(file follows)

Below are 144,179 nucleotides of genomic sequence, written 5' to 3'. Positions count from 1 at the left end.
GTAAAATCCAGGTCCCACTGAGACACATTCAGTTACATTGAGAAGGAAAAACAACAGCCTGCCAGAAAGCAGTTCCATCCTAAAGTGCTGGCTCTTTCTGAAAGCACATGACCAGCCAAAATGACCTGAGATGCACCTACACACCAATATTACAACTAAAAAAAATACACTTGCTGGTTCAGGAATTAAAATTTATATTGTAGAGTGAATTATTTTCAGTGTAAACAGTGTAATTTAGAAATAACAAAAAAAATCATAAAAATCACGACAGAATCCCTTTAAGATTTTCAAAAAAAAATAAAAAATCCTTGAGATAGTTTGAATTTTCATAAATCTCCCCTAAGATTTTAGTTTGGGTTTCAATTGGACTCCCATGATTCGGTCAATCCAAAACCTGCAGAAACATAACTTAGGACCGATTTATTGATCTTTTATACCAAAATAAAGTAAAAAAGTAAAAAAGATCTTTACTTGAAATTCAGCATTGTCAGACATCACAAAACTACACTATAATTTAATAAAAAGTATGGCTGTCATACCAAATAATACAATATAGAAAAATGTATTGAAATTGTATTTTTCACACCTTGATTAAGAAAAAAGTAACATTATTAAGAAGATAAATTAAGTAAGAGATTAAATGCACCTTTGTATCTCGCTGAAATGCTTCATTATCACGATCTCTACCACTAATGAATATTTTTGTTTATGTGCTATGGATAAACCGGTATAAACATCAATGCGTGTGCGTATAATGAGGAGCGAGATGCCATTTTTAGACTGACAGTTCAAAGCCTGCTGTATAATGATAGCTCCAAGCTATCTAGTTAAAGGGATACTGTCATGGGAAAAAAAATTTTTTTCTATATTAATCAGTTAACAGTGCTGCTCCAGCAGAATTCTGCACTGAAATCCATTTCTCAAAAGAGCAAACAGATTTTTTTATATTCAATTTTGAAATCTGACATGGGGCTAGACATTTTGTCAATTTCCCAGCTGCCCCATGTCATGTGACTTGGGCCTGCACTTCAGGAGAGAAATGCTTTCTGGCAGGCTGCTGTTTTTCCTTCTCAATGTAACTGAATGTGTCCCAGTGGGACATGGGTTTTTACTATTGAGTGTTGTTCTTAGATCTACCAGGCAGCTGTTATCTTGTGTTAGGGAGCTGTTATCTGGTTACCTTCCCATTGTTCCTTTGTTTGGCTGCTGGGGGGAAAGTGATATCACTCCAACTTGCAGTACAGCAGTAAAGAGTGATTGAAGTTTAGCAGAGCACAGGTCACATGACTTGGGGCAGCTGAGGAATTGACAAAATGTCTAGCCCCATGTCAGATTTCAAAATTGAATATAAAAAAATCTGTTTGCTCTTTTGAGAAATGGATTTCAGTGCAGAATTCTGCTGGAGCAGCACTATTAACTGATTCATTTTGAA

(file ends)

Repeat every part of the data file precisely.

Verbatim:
Below are 144,179 nucleotides of genomic sequence, written 5' to 3'. Positions count from 1 at the left end.
GTAAAATCCAGGTCCCACTGAGACACATTCAGTTACATTGAGAAGGAAAAACAACAGCCTGCCAGAAAGCAGTTCCATCCTAAAGTGCTGGCTCTTTCTGAAAGCACATGACCAGCCAAAATGACCTGAGATGCACCTACACACCAATATTACAACTAAAAAAAATACACTTGCTGGTTCAGGAATTAAAATTTATATTGTAGAGTGAATTATTTTCAGTGTAAACAGTGTAATTTAGAAATAACAAAAAAAATCATAAAAATCACGACAGAATCCCTTTAAGATTTTCAAAAAAAAATAAAAAATCCTTGAGATAGTTTGAATTTTCATAAATCTCCCCTAAGATTTTAGTTTGGGTTTCAATTGGACTCCCATGATTCGGTCAATCCAAAACCTGCAGAAACATAACTTAGGACCGATTTATTGATCTTTTATACCAAAATAAAGTAAAAAAGTAAAAAAGATCTTTACTTGAAATTCAGCATTGTCAGACATCACAAAACTACACTATAATTTAATAAAAAGTATGGCTGTCATACCAAATAATACAATATAGAAAAATGTATTGAAATTGTATTTTTCACACCTTGATTAAGAAAAAAGTAACATTATTAAGAAGATAAATTAAGTAAGAGATTAAATGCACCTTTGTATCTCGCTGAAATGCTTCATTATCACGATCTCTACCACTAATGAATATTTTTGTTTATGTGCTATGGATAAACCGGTATAAACATCAATGCGTGTGCGTATAATGAGGAGCGAGATGCCATTTTTAGACTGACAGTTCAAAGCCTGCTGTATAATGATAGCTCCAAGCTATCTAGTTAAAGGGATACTGTCATGGGAAAAAAAATTTTTTTCTATATTAATCAGTTAACAGTGCTGCTCCAGCAGAATTCTGCACTGAAATCCATTTCTCAAAAGAGCAAACAGATTTTTTTATATTCAATTTTGAAATCTGACATGGGGCTAGACATTTTGTCAATTTCCCAGCTGCCCCATGTCATGTGACTTGGGCCTGCACTTCAGGAGAGAAATGCTTTCTGGCAGGCTGCTGTTTTTCCTTCTCAATGTAACTGAATGTGTCCCAGTGGGACATGGGTTTTTACTATTGAGTGTTGTTCTTAGATCTACCAGGCAGCTGTTATCTTGTGTTAGGGAGCTGTTATCTGGTTACCTTCCCATTGTTCCTTTGTTTGGCTGCTGGGGGGAAAGTGATATCACTCCAACTTGCAGTACAGCAGTAAAGAGTGATTGAAGTTTAGCAGAGCACAGGTCACATGACTTGGGGCAGCTGAGGAATTGACAAAATGTCTAGCCCCATGTCAGATTTCAAAATTGAATATAAAAAAATCTGTTTGCTCTTTTGAGAAATGGATTTCAGTGCAGAATTCTGCTGGAGCAGCACTATTAACTGATTCATTTTGAA